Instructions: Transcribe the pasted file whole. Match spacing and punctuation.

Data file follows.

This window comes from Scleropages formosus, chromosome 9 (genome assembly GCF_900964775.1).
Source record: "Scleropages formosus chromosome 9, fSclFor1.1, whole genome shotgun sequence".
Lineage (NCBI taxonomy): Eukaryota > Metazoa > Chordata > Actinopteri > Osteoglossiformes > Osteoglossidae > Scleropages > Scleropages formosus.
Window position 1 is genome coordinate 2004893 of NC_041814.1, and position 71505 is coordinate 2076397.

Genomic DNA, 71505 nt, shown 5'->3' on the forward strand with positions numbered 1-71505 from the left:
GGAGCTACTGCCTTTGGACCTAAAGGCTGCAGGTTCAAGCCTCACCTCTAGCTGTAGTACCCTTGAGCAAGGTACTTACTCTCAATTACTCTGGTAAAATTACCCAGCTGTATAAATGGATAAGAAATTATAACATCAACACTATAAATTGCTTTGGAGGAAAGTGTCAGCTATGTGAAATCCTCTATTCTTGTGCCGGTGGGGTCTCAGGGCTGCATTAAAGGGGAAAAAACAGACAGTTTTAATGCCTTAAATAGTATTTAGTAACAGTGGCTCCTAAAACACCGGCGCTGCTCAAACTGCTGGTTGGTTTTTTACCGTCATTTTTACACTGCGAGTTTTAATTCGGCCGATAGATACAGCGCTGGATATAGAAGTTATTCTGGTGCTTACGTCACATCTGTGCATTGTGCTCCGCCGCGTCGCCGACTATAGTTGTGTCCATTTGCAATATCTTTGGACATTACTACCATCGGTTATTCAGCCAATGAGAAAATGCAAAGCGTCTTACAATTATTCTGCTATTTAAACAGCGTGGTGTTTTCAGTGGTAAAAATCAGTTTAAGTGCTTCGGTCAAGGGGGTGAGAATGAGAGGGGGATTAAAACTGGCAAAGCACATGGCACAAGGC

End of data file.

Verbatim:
This window comes from Scleropages formosus, chromosome 9 (genome assembly GCF_900964775.1).
Source record: "Scleropages formosus chromosome 9, fSclFor1.1, whole genome shotgun sequence".
Lineage (NCBI taxonomy): Eukaryota > Metazoa > Chordata > Actinopteri > Osteoglossiformes > Osteoglossidae > Scleropages > Scleropages formosus.
Window position 1 is genome coordinate 2004893 of NC_041814.1, and position 71505 is coordinate 2076397.

Genomic DNA, 71505 nt, shown 5'->3' on the forward strand with positions numbered 1-71505 from the left:
GGAGCTACTGCCTTTGGACCTAAAGGCTGCAGGTTCAAGCCTCACCTCTAGCTGTAGTACCCTTGAGCAAGGTACTTACTCTCAATTACTCTGGTAAAATTACCCAGCTGTATAAATGGATAAGAAATTATAACATCAACACTATAAATTGCTTTGGAGGAAAGTGTCAGCTATGTGAAATCCTCTATTCTTGTGCCGGTGGGGTCTCAGGGCTGCATTAAAGGGGAAAAAACAGACAGTTTTAATGCCTTAAATAGTATTTAGTAACAGTGGCTCCTAAAACACCGGCGCTGCTCAAACTGCTGGTTGGTTTTTTACCGTCATTTTTACACTGCGAGTTTTAATTCGGCCGATAGATACAGCGCTGGATATAGAAGTTATTCTGGTGCTTACGTCACATCTGTGCATTGTGCTCCGCCGCGTCGCCGACTATAGTTGTGTCCATTTGCAATATCTTTGGACATTACTACCATCGGTTATTCAGCCAATGAGAAAATGCAAAGCGTCTTACAATTATTCTGCTATTTAAACAGCGTGGTGTTTTCAGTGGTAAAAATCAGTTTAAGTGCTTCGGTCAAGGGGGTGAGAATGAGAGGGGGATTAAAACTGGCAAAGCACATGGCACAAGGC